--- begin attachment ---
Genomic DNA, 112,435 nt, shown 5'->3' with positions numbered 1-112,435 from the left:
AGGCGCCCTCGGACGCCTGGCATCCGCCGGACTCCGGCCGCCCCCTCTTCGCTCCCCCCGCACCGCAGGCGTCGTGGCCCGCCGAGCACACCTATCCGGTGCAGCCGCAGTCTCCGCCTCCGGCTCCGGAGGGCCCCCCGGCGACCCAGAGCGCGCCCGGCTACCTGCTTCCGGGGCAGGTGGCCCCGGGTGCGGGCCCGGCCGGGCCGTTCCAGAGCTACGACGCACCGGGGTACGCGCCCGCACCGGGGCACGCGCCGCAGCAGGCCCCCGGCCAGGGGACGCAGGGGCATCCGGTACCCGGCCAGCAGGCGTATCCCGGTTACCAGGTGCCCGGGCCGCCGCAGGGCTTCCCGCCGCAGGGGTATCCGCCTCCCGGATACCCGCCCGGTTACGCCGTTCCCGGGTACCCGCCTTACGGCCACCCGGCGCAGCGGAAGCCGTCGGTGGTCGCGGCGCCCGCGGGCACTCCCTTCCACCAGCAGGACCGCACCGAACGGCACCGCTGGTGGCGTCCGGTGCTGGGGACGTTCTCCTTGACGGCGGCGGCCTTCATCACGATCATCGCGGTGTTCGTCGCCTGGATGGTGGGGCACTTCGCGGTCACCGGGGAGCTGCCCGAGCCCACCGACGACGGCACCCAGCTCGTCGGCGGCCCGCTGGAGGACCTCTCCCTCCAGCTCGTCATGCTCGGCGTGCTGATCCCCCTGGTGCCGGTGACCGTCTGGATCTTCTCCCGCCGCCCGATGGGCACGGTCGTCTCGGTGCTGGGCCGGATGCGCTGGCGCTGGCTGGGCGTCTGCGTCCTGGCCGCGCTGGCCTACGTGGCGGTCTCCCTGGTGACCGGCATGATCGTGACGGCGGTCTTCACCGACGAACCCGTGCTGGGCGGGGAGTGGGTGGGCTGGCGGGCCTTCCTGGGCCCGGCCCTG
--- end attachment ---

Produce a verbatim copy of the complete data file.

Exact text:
Genomic DNA, 112,435 nt, shown 5'->3' with positions numbered 1-112,435 from the left:
AGGCGCCCTCGGACGCCTGGCATCCGCCGGACTCCGGCCGCCCCCTCTTCGCTCCCCCCGCACCGCAGGCGTCGTGGCCCGCCGAGCACACCTATCCGGTGCAGCCGCAGTCTCCGCCTCCGGCTCCGGAGGGCCCCCCGGCGACCCAGAGCGCGCCCGGCTACCTGCTTCCGGGGCAGGTGGCCCCGGGTGCGGGCCCGGCCGGGCCGTTCCAGAGCTACGACGCACCGGGGTACGCGCCCGCACCGGGGCACGCGCCGCAGCAGGCCCCCGGCCAGGGGACGCAGGGGCATCCGGTACCCGGCCAGCAGGCGTATCCCGGTTACCAGGTGCCCGGGCCGCCGCAGGGCTTCCCGCCGCAGGGGTATCCGCCTCCCGGATACCCGCCCGGTTACGCCGTTCCCGGGTACCCGCCTTACGGCCACCCGGCGCAGCGGAAGCCGTCGGTGGTCGCGGCGCCCGCGGGCACTCCCTTCCACCAGCAGGACCGCACCGAACGGCACCGCTGGTGGCGTCCGGTGCTGGGGACGTTCTCCTTGACGGCGGCGGCCTTCATCACGATCATCGCGGTGTTCGTCGCCTGGATGGTGGGGCACTTCGCGGTCACCGGGGAGCTGCCCGAGCCCACCGACGACGGCACCCAGCTCGTCGGCGGCCCGCTGGAGGACCTCTCCCTCCAGCTCGTCATGCTCGGCGTGCTGATCCCCCTGGTGCCGGTGACCGTCTGGATCTTCTCCCGCCGCCCGATGGGCACGGTCGTCTCGGTGCTGGGCCGGATGCGCTGGCGCTGGCTGGGCGTCTGCGTCCTGGCCGCGCTGGCCTACGTGGCGGTCTCCCTGGTGACCGGCATGATCGTGACGGCGGTCTTCACCGACGAACCCGTGCTGGGCGGGGAGTGGGTGGGCTGGCGGGCCTTCCTGGGCCCGGCCCTG